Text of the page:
Drawing on the talents of Coast Salish shishalh people who first settled here thousands of years ago, the theme of healing was essential not only in relation to the hospital but also with regard to the First Nations’ painful history on this particular land. Generations of disease and misguided government policies, including hardship specifically related to hospital’s site, had taken a devastating toll. However, the Salish shishalh have moved forward to rebuild and heal painful memories. At a recent public ceremony to celebrate the unveiling of these completed artworks to the community, carver Tony Paul said that the totems convey messages of welcoming and healing, “Not just healing our health, but also healing our people.”
The poles at the entrance tell stories that connect the physical and spiritual worlds. A 50′ x 20′ sculptural sunburst mural was created by artist Shain Jackson who explains, ‘The Canoe People represent community; when others paddle with you in a canoe it is acknowledged that you are headed to the same place and devoted to the same goal.”
Young artists from the community were involved from start to finish in order to learn the entire process: from working with administrators and architects, to presenting and quoting on the work, to fabrication and installation.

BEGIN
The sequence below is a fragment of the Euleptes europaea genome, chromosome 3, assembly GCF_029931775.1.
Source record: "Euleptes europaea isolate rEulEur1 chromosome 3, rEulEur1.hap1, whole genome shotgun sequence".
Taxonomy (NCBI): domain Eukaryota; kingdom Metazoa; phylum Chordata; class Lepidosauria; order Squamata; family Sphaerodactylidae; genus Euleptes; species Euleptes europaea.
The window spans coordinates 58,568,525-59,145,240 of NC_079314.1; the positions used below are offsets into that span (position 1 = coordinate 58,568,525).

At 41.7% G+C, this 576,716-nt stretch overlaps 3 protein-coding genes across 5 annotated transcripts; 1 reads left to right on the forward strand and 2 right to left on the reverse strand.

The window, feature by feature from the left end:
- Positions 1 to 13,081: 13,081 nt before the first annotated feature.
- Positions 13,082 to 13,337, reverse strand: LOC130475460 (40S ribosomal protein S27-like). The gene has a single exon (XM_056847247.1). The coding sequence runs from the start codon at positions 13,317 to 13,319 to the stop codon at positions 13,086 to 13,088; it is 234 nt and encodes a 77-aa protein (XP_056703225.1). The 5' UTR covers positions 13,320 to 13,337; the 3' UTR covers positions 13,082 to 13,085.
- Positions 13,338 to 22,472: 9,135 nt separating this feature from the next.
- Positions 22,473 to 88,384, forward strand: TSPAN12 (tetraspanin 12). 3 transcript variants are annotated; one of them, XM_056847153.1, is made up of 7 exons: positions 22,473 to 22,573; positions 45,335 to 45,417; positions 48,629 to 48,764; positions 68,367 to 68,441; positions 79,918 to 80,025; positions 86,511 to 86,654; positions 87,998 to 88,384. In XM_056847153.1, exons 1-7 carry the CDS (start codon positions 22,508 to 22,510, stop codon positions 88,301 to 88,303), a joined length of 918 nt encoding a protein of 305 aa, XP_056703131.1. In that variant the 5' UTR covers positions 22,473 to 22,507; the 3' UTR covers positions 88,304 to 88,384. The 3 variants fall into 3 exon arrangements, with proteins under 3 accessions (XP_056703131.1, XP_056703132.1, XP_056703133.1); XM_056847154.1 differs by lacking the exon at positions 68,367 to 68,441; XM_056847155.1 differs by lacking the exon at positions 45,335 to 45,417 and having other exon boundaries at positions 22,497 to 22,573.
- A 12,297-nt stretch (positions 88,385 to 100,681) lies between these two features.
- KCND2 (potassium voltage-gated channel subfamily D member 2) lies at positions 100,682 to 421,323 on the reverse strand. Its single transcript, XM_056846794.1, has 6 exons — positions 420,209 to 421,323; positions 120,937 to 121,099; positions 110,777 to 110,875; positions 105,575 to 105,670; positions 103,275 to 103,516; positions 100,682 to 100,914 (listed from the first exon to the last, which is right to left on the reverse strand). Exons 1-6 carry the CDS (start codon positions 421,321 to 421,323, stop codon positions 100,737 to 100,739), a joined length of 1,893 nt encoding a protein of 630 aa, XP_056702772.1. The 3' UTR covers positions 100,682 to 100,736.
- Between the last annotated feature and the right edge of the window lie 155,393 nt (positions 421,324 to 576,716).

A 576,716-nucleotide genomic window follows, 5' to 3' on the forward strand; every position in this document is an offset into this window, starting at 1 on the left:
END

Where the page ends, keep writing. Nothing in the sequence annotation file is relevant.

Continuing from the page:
Sechelt Hospital (originally St. Mary’s Hospital) has been listed as the 10th most environmentally friendly hospital in the world; the only one selected from Canada. This LEED Gold certified project also recently won a SAB Canadian Green Building Award. It was designed with the goal of becoming North America’s first carbon-neutral hospital.
– Sharon VanderKaay
project: St. Mary’s Hospital, Farrow in association with Perkins + Will Architects
mural photography: Latreille & Delage
It’s obvious that Dan Gilbert is getting excellent advice as he invests in public space interventions that are defining the New Detroit in major ways.
His contributions to the downtown core demonstrate three important qualities which offer lessons for other cities:
1. They add to Detroit’s unique culture, character and identity (v. generic, placeless design)
2. They are upbeat and dignified (not glitzy and cheesy)
3. They reflect a spirit of stewardship (leveraging the city’s human assets and potential)
This striking new 18-story mural by Shepard Fairey is a fine example. Created as part of his work with Library Street Collective its enduring theme of peace and justice animate an otherwise boring view of ordinary architecture and a parking garage:
When skillfully placed, there is huge potential for Big Art to enliven dull urban spaces. But in order to be an enduring asset, the art must have strong, defining qualities that will make it locally meaningful and internationally significant.
By contrast, this “me-too” artwork (only a few blocks away) is one of literally 100 similar murals by the artist and is located 700 miles from the nearest ocean:
This photo essay is about the role of public seating in places that nurture human relationships and actively contribute to a healthy state of mind.
A decade or so ago it was common to see hostile – and even pathogenic – parks and public spaces. I remember sitting in NYC’s Bryant Park (for a few minutes in the ’80’s) when it was scary. Decaying conditions and anti-social behavior became normal when there was no direct involvement by each community in ongoing improvements.
In recent years, new standards for civic engagement and quality have been set by such places as Bryant Park, Campus Martius in Detroit and Sugar Beach in Toronto.